The Iraqi Kurdistan Regional Government (KRG) has taken the first step toward an independence referendum, which has been on their agenda for the past couple of years. How should such a step be evaluated in the midst of a critical process? Will this aggrieve the current crisis in the Middle East or offer a new alternative to settle the ever-expanding political crisis? This step at least needs to be taken into account by considering the motivations of the big game in the region and the things the players want to impose. The initial responses of the regional countries are not surprising. From the very beginning, Turkey points that the referendum for independence would not be in favor of Iraq, particularly of the KRG, and be prone to bear some negative consequences that would exacerbate the instability of the current period during which critical developments have occurred in the region. Although this approach draws a general framework and sounds accurate, what is going on in field is another factor. With a strategy dating back to the 1990s, the cards were laid out differently in the region. Now we are confronted with a globalized Kurdish question – not a local one – and a new field where proxy wars are ongoing in line with global interests.
It is a fact that one cannot overcome this issue with policies remaining from the Cold War period. Approaching the region with a new policy is more than necessary. The region has two directions ahead. Either a secular Kurdish state will be formed, which will be dominated by the mindset of the PKK terrorist group and its Syrian offshoot the Democratic Union Party (PYD) that look endearing to the West, or a new political and economic partnership that would encompass the regional countries to be built with a "Turk-Kurd alliance," which Turkey once accomplished.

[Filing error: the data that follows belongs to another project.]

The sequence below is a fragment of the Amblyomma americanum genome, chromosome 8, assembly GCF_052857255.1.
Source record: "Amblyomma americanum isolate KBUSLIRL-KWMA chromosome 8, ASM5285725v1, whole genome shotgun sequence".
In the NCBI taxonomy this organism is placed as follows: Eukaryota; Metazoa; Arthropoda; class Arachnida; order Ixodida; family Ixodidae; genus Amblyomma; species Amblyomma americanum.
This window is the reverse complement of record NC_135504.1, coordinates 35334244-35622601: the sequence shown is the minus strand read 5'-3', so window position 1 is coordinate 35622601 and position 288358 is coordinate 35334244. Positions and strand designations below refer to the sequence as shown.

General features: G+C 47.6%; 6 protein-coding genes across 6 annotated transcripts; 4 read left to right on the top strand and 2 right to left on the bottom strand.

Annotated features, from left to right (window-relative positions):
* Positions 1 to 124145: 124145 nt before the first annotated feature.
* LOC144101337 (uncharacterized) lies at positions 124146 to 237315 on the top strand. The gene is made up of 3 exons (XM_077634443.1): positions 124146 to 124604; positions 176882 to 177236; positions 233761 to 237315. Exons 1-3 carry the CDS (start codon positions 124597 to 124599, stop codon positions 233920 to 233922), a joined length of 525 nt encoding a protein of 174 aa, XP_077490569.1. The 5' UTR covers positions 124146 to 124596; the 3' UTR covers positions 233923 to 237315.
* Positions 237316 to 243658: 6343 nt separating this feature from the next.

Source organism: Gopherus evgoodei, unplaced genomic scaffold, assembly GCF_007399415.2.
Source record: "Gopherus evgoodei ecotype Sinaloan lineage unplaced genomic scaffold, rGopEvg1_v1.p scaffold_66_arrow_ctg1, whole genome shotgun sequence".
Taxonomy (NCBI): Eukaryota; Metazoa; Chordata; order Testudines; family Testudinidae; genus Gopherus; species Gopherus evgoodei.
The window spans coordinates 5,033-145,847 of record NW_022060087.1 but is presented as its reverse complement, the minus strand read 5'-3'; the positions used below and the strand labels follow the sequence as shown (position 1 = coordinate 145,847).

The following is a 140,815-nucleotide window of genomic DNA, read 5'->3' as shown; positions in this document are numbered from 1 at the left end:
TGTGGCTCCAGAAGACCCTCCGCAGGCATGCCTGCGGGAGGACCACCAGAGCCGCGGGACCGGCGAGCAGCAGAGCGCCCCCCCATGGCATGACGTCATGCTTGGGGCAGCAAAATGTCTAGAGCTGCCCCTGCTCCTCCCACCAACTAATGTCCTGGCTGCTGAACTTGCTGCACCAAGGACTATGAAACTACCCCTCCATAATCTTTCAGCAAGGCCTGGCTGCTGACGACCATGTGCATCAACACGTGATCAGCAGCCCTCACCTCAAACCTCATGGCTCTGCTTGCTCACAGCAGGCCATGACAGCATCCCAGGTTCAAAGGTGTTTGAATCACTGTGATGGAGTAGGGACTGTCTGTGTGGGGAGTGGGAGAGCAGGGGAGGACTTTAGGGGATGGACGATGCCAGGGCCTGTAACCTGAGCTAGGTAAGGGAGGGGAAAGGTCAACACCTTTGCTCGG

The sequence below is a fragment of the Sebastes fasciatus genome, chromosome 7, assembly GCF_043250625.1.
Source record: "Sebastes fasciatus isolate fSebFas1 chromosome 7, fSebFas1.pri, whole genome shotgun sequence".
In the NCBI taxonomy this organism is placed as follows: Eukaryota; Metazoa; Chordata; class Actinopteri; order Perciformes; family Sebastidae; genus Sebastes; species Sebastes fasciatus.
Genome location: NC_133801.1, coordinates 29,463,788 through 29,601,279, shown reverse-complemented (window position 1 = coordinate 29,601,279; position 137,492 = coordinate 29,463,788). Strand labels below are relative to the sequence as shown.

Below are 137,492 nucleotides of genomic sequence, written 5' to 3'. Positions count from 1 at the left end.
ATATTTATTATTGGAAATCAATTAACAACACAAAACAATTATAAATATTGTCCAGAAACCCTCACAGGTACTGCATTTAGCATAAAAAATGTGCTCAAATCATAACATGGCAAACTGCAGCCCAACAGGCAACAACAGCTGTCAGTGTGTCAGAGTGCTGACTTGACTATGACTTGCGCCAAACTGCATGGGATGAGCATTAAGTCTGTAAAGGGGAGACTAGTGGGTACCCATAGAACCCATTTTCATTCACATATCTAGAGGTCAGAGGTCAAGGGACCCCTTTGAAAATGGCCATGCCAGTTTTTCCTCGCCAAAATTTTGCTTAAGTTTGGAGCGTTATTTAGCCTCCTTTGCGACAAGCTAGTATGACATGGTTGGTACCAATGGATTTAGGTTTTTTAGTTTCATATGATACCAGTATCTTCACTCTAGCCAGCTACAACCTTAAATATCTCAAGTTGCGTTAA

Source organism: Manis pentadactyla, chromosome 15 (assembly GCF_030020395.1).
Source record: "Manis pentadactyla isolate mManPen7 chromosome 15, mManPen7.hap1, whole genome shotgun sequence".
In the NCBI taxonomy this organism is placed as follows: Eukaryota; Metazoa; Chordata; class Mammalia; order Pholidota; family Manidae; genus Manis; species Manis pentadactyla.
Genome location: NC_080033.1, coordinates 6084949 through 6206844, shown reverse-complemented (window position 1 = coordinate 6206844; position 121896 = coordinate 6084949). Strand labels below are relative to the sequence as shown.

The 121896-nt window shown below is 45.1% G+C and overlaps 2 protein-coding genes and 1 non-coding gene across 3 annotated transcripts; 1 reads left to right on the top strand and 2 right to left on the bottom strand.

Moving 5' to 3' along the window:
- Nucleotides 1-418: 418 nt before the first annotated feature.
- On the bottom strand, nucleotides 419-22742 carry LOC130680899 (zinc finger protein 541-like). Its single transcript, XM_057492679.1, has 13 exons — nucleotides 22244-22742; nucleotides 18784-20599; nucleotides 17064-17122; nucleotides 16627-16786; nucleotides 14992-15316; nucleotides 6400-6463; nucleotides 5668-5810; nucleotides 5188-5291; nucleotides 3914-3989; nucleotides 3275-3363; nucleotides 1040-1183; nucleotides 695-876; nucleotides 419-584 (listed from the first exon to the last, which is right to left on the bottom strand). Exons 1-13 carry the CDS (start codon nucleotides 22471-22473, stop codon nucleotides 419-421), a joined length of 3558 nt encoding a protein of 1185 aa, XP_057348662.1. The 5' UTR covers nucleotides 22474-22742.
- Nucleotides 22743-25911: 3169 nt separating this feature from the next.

Turkey took the first step in this respect by developing good ties with the KRG. From infrastructure to military training, Turkey actively contributed to many realms in this region. Therefore, the people of the region favor Turkey.
The development of good ties and the consequent start of the reconciliation process inside Turkey disturbed some power groups. Since then, Turkey has gone through various overwhelming hardships including the attempted coup last year.
Barzani, meanwhile, has also experienced similar things.
Turkey's employment of soft power and efforts to overcome the problems through political and economic channels did not serve the interests of Iran, the U.S. and the EU countries, which claim to be the stronghold of democracy. They condoned and embraced the PKK and the Gülenist Terror Group (FETÖ) for a reason. Consequently, both Turkey and KRG President Masoud Barzani were assaulted.
Over the past years, Barzani has been constantly threatened by the Goran Movement for Change and the PKK, which are backed by Iran and global forces. Also, the role of Daesh, which paved the way for the PKK by attacking first Irbil and then Kobani, in designing the region must also be considered.
Due to this, the PKK-PYD front is currently a significant agent in the Raqqa operation led by the U.S. What will happen next? What will the PKK be employed for in the aftermath of the Raqqa operation? In this context, Barzani has been viewing the independence referendum as a move to turn the political ground in his own favor particularly since 2014. Although this coincides with the projections of departure, it does not directly mean a declaration of independence.
In brief, the KRG leader needs a good card against the PKK, the Goran movement and other Kurdish groups. Those concerned about the future of the region are required to ponder on whether the needed card is independence or something else.